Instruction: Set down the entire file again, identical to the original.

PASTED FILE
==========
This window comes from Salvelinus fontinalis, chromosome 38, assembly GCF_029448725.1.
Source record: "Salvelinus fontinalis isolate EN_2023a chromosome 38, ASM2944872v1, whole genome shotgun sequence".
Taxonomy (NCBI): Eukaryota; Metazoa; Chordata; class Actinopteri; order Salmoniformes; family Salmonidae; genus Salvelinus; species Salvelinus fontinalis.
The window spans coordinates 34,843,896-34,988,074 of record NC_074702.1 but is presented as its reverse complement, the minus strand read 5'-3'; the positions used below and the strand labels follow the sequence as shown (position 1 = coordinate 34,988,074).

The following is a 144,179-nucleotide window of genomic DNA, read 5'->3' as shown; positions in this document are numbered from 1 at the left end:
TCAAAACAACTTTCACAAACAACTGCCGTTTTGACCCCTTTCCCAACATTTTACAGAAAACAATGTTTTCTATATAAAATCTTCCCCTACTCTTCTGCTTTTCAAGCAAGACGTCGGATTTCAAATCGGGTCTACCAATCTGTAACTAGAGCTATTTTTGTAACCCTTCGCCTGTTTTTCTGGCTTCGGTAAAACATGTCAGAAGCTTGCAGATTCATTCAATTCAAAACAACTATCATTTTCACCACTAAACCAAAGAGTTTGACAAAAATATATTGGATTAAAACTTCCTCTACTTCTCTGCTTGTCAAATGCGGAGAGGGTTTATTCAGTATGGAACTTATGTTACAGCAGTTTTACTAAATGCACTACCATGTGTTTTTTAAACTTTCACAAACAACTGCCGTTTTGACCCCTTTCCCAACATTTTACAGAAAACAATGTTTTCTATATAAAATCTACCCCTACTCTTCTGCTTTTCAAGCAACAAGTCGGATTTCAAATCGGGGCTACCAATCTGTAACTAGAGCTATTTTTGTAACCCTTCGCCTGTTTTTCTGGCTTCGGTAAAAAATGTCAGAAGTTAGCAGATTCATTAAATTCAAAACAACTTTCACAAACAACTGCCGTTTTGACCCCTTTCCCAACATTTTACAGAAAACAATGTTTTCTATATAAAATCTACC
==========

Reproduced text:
This window comes from Salvelinus fontinalis, chromosome 38, assembly GCF_029448725.1.
Source record: "Salvelinus fontinalis isolate EN_2023a chromosome 38, ASM2944872v1, whole genome shotgun sequence".
Taxonomy (NCBI): Eukaryota; Metazoa; Chordata; class Actinopteri; order Salmoniformes; family Salmonidae; genus Salvelinus; species Salvelinus fontinalis.
The window spans coordinates 34,843,896-34,988,074 of record NC_074702.1 but is presented as its reverse complement, the minus strand read 5'-3'; the positions used below and the strand labels follow the sequence as shown (position 1 = coordinate 34,988,074).

The following is a 144,179-nucleotide window of genomic DNA, read 5'->3' as shown; positions in this document are numbered from 1 at the left end:
TCAAAACAACTTTCACAAACAACTGCCGTTTTGACCCCTTTCCCAACATTTTACAGAAAACAATGTTTTCTATATAAAATCTTCCCCTACTCTTCTGCTTTTCAAGCAAGACGTCGGATTTCAAATCGGGTCTACCAATCTGTAACTAGAGCTATTTTTGTAACCCTTCGCCTGTTTTTCTGGCTTCGGTAAAACATGTCAGAAGCTTGCAGATTCATTCAATTCAAAACAACTATCATTTTCACCACTAAACCAAAGAGTTTGACAAAAATATATTGGATTAAAACTTCCTCTACTTCTCTGCTTGTCAAATGCGGAGAGGGTTTATTCAGTATGGAACTTATGTTACAGCAGTTTTACTAAATGCACTACCATGTGTTTTTTAAACTTTCACAAACAACTGCCGTTTTGACCCCTTTCCCAACATTTTACAGAAAACAATGTTTTCTATATAAAATCTACCCCTACTCTTCTGCTTTTCAAGCAACAAGTCGGATTTCAAATCGGGGCTACCAATCTGTAACTAGAGCTATTTTTGTAACCCTTCGCCTGTTTTTCTGGCTTCGGTAAAAAATGTCAGAAGTTAGCAGATTCATTAAATTCAAAACAACTTTCACAAACAACTGCCGTTTTGACCCCTTTCCCAACATTTTACAGAAAACAATGTTTTCTATATAAAATCTACC